3. State Commission for Scheduled Castes and Scheduled Tribes was established by the Social Justice and Special Assistance Department dated 1st March 2005. It’s role is to study existing socio-economic, political and educational situation of Scheduled Castes and Tribes and to suggest measures to improve the same. It also investigates grievances raised by members of Scheduled Castes and Schedules Tribes.
4. State Human Rights Commission (MSHRC) was established on 6th March 2001 to protect, promote and enforce human rights. It can inquire suo motu (of its own accord) or on petition presented to it, into complaints of violation of human rights.
5. State Commission for Protection of Child’s Rights was set up in July 2007 to protect and defend child rights in the State.
6. State Commission for Minorities – was set up to safeguard the interests of religious and linguistic minorities.
Find out information about Ombudsman. (Text Book Page No. 58)
Ombudsman is a Swedish term. In general, it means “a legal representative” or an official appointed to investigate complaints especially against public officials. The first country to set up ombudsman institution in 1809 was Sweden. In India, the Lokpal (for centre) and Lokayuktas (for States) are the ombudsman. The ARC (1966-70) headed by Morarji Desai recommended the institution of Lokpal and the Bill was first introduced in Parliament in 1968. Orissa was the first State to constitute institution of Lokayukta.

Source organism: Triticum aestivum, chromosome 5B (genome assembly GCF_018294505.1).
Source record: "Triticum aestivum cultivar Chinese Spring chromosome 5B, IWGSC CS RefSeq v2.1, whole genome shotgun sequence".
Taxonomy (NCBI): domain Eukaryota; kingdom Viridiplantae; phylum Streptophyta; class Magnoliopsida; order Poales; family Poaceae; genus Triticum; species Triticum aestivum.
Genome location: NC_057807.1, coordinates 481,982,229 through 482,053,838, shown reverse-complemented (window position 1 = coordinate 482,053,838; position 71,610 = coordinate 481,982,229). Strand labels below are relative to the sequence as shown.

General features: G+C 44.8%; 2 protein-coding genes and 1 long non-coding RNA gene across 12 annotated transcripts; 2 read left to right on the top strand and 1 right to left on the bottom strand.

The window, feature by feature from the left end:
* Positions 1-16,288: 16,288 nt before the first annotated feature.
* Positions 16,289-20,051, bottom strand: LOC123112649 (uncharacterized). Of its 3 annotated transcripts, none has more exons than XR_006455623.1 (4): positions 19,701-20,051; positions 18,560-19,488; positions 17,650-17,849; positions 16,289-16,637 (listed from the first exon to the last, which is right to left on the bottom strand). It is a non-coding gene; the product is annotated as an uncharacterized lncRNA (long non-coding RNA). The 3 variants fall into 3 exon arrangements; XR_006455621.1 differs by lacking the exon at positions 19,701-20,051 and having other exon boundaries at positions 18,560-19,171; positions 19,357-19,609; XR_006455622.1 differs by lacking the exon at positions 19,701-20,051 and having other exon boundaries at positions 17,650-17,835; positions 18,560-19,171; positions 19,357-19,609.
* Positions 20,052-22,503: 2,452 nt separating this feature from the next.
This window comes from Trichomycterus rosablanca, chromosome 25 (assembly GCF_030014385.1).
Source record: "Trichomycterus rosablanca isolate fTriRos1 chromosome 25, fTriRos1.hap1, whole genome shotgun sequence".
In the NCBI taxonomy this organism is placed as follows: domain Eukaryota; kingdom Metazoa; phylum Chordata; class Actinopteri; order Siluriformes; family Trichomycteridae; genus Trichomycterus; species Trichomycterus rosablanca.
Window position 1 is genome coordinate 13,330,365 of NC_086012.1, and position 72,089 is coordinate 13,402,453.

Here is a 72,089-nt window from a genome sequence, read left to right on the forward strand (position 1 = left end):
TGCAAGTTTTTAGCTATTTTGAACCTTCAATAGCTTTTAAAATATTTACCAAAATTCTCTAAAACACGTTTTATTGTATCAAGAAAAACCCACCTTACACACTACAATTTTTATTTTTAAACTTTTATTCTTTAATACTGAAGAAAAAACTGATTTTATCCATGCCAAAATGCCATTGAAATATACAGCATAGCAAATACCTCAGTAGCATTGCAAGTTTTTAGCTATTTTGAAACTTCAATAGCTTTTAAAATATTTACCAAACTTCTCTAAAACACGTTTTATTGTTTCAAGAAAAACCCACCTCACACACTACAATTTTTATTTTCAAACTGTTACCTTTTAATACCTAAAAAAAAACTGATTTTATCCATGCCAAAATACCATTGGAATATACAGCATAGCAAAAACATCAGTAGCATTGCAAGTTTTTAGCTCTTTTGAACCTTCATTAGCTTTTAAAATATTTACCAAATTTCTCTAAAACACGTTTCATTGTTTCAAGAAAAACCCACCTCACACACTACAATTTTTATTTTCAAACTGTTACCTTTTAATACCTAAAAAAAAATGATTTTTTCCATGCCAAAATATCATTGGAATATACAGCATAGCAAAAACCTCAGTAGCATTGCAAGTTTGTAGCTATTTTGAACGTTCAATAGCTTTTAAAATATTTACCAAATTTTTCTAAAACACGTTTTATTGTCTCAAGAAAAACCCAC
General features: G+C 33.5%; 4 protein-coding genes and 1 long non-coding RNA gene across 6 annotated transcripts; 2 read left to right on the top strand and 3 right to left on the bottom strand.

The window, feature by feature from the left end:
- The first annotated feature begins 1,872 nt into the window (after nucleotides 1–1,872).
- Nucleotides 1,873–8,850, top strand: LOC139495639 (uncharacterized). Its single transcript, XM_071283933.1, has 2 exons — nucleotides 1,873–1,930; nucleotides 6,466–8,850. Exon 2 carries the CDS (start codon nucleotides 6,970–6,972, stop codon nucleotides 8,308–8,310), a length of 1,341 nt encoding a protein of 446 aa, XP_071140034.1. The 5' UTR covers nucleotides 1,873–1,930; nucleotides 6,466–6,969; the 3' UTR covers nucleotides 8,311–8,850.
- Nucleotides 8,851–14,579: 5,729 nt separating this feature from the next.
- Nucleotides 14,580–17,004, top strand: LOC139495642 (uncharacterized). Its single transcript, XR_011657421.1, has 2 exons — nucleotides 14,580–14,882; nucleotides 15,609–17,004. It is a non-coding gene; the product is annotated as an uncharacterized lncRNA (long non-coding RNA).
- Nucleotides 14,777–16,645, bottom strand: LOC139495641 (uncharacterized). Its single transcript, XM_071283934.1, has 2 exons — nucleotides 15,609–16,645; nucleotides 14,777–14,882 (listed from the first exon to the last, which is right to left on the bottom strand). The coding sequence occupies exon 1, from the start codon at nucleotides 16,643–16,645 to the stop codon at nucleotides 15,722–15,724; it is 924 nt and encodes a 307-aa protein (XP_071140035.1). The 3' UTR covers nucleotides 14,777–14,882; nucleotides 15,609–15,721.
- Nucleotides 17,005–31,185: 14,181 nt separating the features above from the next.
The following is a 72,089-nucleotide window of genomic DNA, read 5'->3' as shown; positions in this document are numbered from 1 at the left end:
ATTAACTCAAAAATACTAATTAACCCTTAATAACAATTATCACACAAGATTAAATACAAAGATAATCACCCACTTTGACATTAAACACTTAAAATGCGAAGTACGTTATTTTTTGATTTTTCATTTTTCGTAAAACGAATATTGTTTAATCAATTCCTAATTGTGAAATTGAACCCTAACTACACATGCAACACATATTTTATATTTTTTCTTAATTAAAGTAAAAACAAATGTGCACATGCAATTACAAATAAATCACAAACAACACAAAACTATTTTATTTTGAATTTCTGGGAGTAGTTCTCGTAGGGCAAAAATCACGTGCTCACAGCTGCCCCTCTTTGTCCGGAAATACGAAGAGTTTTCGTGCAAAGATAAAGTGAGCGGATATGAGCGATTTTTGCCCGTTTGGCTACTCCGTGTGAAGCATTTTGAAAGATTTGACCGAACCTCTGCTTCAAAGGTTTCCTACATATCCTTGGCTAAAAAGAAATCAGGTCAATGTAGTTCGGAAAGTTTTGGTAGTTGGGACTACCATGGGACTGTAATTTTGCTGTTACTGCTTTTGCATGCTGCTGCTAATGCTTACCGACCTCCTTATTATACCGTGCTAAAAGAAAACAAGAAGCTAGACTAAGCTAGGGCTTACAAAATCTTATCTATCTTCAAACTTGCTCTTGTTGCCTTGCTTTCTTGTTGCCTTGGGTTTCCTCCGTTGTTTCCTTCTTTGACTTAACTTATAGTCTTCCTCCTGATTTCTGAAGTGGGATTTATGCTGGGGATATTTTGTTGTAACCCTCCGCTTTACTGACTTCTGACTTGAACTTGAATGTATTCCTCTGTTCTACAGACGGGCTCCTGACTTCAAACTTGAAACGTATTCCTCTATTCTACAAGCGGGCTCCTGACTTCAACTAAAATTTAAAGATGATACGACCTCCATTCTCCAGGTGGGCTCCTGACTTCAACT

After the India Against Corruption Movement led by Anna Hazare, the Lokpal and Lokayuktas Bill, 2013 was passed in Parliament and came into force on 16th January 2014. The Lokpal is a multimember body, consisting of a chairperson and a maximum of 8 members. The Lokpal and Lokayuktas inquire into allegations of corruption / maladministration against public functionaries.
Class 12 Political Science Chapter 5 Contemporary India: Good Governance Intext Questions and Answers
ACTIVITY (Text Book Page No. 48)
Identify NGO’s that are working in your Area/City/State. Look at the issues and work done by them. In which NGO would you like to work?
1. For environmental causes
- Bombay Natural History Society (BNHS)
- Bombay Environmental Action Group (BEAG)
2. For child welfare
- Child Right and You (CRY)
- Helen Keller Institute
- Bal Asha Trust
- Salaam Baalak Trust
- Akansha Foundation
3. For educational purposes
- Teach for India
- Door step School
- Magic Bus India Foundation
- Pratham Education Foundation
- VIDYA .
- Abhilasha Foundation
4. For women’s welfare
- Society for Nutrition, Education and Health Action (SNEHA)
- Apne Aap Women’s Collective (AAWC)
- Women’s India Trust (WIT)
5. For the disabled/ill/aged
- National Association for the Blind (NAB)
- ALERT-India (leprosy patients)
- Cancer Patients Aid Association (CPAA)